This year, Project Grace added clinics in Durham and Greenville, and Wells hopes to continue expanding coverage statewide. A key to the project’s successful launch—the first clinic was at Winston-Salem’s Downtown Health Plaza in fall 2009— was Wells’ volunteer work with the United Way, which helped publicize the event to the target population. He also serves on the Winston-Salem Recreation and Parks board, and he participated in Leadership Winston-Salem in 2010.
“I think we have an obligation to help people and to give back to the community,” he says. “I always felt like both of my parents tried to help other people and to make the world a better place. I think the thing that’s helped me most as a lawyer is the ability to relate to people and to empathize with them, and I think I learned that from my mother.”
His mother, Janet, taught reading at Walnut Cove Elementary School while his father attended Wake Forest University School of Law. She later returned to the classroom at Winston-Salem’s Sherwood Forest Elementary School for another 10 years before retiring. Wells has an older sister, who is a professor at Notre Dame University, and a younger brother, who is a lawyer in Chicago.
“I always knew I wanted to be a lawyer,” Wells says, acknowledging his father’s influence as a role model. “We’re very close. We’re very like-minded about things—our work ethic, our beliefs and morals, the way we treat other people.”
Wells’ father, who has received multiple awards himself, serves on the NCBA Board of Governors and on the boards of numerous business and nonprofit organizations.
He lectures at the law school, conducts free legal seminars in the community, and discusses legal issues on radio shows and in a monthly newspaper column.
Wells attended the University of Virginia, where he earned a bachelor’s degree in history in 2001, and met his wife, Heather, and then to Wake Forest School of Law, where he says he received a superior education.
“We were well-taught, I think,” Wells says. “I didn’t like it at the time, but the legal research and writing was probably the most useful experience. If there’s anything that has distinguished me as a young lawyer, it’s that I’ve done very well writing briefs and finding cases that help us strategically when we’re in litigation.”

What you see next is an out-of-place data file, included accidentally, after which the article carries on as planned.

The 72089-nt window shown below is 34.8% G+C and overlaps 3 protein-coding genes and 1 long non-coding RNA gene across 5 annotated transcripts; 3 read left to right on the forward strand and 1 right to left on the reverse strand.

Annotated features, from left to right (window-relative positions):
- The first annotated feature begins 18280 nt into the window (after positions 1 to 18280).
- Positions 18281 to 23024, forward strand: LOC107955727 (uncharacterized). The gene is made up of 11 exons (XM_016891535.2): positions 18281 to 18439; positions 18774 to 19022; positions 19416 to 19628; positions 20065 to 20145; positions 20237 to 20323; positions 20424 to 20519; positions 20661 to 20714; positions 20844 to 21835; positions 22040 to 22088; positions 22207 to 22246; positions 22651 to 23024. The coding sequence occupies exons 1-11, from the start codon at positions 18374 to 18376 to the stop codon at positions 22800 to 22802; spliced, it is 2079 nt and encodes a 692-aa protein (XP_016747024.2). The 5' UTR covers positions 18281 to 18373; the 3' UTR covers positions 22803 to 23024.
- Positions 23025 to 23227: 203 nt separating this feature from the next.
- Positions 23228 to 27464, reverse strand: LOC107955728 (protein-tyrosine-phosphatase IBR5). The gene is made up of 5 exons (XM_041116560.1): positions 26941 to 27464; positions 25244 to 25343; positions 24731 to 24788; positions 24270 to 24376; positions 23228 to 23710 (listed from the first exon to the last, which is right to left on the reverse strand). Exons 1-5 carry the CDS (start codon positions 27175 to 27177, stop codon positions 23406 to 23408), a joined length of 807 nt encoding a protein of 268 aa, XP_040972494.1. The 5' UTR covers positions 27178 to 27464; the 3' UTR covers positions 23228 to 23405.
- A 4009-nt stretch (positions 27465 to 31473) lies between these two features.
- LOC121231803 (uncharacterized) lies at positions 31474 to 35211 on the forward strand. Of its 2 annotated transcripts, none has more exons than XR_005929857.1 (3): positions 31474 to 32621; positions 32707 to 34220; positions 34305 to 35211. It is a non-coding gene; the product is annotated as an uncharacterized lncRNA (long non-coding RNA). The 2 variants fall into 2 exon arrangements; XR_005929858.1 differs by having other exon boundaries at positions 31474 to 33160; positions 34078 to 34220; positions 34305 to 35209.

The firm’s offices off Polo Road are a stone’s throw from the law school, and Wells stays connected, visiting the law library to research cases and attending events.
Guest speakers he has met include Supreme Court Justices Sandra Day O’Connor and Ruth Bader Ginsburg, and one of his favorite writers, John Grisham.
An avid reader, Wells also enjoys writing. He publishes a humorous blog at southernlawyernc.blogspot.com., where he pens fictional short stories with a legal twist. “It’s a creative outlet,” he says. “It’s enjoyable, and it’s been getting a lot of hits.”
Wells plans to submit his stories to magazines, but says his law career keeps him too busy to consider a novel. Moreover, after eight years of marriage, he and his wife are thinking about having children.
Asked what advice he offers beginning lawyers, he has a ready answer—one he gave recently when asked to speak at another firm. “If you really want to enhance your reputation, yes, you need to do a good job as a lawyer, but there is a high correlation between attorneys who are active in the bar association and other pro bono activities and those that are very highly regarded lawyers.”
Clearly, Wells himself has taken that counsel to heart.